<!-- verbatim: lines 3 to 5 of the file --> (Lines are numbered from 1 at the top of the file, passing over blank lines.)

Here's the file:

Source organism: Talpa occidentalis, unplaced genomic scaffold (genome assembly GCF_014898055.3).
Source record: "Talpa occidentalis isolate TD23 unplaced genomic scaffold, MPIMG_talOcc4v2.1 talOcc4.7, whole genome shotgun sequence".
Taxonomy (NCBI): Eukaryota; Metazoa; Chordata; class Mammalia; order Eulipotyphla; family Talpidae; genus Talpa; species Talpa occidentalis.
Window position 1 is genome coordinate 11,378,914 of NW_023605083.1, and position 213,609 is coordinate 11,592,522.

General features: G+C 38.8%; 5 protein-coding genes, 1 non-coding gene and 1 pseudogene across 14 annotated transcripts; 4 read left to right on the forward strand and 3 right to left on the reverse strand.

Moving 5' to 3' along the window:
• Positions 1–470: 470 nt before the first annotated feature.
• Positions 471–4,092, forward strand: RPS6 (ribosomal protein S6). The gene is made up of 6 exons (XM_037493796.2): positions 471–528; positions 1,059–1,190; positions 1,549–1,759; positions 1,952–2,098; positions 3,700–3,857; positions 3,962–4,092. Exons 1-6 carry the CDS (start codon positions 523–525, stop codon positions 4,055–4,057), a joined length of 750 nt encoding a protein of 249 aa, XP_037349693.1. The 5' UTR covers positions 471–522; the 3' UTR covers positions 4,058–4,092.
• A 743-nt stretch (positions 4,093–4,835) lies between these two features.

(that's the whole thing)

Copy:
Taxonomy (NCBI): Eukaryota; Metazoa; Chordata; class Mammalia; order Eulipotyphla; family Talpidae; genus Talpa; species Talpa occidentalis.
Window position 1 is genome coordinate 11,378,914 of NW_023605083.1, and position 213,609 is coordinate 11,592,522.

General features: G+C 38.8%; 5 protein-coding genes, 1 non-coding gene and 1 pseudogene across 14 annotated transcripts; 4 read left to right on the forward strand and 3 right to left on the reverse strand.